In what is likely to be a hard fought contest down to the final hours, veteran City Councilwoman Christine Quinn, the Chelsea Democrat, is battling Brooklyn Councilman Bill de Blasio for election as the City Council’s next speaker on Wednesday, January 4.
This is not the sort of race where the electors—the 51 members of the Council—are doing a lot of polling, constituent listening tours, or perusal of newspaper editorials. The voting patterns tend to break down along borough lines, with Council delegations from each consulting amongst themselves and with their county Democratic organizations to see which contender promises to fold in their members and their concerns in charting the future leadership structure.
With close ties to outgoing Speaker Gifford Miller, a Manhattanite, Quinn is likely to do well with her home borough colleagues. De Blasio is hobbled by the recent disarray in the Brooklyn organization, and pundits say the final outcome will likely turn on how the highly disciplined Queens and Bronx party organizations come down in their choices.
Much of that is far too inside baseball for our consideration here. The point we wish to make is that Quinn, as both an outstanding progressive and as the senior member of the Council, merits election to this important post.
Quinn has many strengths to offer. Prior to her election to the Council in 1998, she served as a tenant’s rights organizer, chief of staff to then-Councilman Tom Duane (now in the State Senate), and as the executive director of the Gay and Lesbian Anti-Violence Project. Her strengths as an advocate have been apparent on the Council. She was vital in getting the Council not only to pass an Equal Benefits Law that would require city contractors to give their gay and lesbian employees partner benefits on parity with those offered to workers’ spouses, but also to override a veto by Republican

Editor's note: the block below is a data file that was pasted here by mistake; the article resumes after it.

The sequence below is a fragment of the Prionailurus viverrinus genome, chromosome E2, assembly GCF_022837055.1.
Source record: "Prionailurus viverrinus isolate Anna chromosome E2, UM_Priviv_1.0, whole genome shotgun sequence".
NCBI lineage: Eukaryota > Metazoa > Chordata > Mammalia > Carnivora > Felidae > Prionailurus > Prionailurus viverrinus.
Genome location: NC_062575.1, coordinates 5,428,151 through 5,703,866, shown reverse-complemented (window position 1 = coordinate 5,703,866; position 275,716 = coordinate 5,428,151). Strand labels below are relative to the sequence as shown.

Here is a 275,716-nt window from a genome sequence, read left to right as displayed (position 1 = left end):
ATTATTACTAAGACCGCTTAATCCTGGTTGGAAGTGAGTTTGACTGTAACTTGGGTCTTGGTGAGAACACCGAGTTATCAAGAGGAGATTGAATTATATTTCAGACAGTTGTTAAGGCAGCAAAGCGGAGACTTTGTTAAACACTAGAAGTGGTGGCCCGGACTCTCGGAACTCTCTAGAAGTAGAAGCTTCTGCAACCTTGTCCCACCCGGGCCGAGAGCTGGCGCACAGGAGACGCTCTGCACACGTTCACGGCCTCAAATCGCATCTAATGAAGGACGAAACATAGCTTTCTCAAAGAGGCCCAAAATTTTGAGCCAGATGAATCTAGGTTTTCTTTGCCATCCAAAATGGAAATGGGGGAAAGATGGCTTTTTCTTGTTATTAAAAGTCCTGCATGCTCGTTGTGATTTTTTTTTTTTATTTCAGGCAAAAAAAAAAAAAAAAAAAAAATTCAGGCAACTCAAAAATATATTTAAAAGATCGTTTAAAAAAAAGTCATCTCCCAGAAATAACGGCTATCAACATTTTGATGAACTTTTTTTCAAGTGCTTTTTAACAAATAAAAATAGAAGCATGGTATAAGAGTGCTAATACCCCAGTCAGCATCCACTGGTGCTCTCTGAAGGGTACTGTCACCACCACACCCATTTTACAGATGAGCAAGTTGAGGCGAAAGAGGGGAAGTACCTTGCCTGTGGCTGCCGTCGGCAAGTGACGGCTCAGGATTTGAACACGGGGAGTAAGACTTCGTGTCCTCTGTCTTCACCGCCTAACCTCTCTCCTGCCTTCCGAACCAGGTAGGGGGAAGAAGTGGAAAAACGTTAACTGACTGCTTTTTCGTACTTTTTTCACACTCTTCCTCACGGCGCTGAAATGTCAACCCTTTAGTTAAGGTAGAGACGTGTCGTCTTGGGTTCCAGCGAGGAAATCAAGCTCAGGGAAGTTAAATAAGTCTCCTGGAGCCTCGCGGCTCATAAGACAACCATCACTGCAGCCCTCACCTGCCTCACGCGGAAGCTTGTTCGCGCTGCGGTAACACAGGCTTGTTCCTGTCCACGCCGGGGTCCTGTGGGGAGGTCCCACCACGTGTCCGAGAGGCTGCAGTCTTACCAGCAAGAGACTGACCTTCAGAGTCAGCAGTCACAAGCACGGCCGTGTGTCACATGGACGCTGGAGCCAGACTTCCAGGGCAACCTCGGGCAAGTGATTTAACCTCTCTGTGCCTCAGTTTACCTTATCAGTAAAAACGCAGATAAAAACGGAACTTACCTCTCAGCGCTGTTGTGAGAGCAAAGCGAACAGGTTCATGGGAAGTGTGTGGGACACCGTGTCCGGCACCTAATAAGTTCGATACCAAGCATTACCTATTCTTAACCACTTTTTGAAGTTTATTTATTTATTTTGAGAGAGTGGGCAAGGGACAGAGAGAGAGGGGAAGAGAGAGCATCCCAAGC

Mayor Michael Bloomberg and to mount a court challenge to his unwillingness to implement the law.
Her influence on Speaker Miller, with whom she has a very tight political bond, was clear in his priorities during the past four years. Just months after assuming his post in early 2002, he broke a years-long logjam on civil rights protections for transgendered New Yorkers. Miller also held together the Council super-majorities need to override mayoral vetoes not only on the Equal Benefits Law, but on an anti-bullying measure, the Dignity in All Schools Act, as well. Miller elevated the post of speaker in ways not reflected in his meager performance in the September mayoral primary, and Quinn is well-poised to carry on as a vital counterweight to a mayor no longer constrained by re-election concerns.
With the departure of Councilmembers Philip Reed and Margarita Lopez, the Council’s gay and lesbian caucus is down to its lowest level since 1997—only Quinn and newly elected Lower East Side Councilwoman Rosie Mendez are openly lesbian or gay. With community agenda items still incomplete and a pressing need to hold Bloomberg to his promise to lobby for gay marriage rights in Albany, we need Christine Quinn as City Council speaker.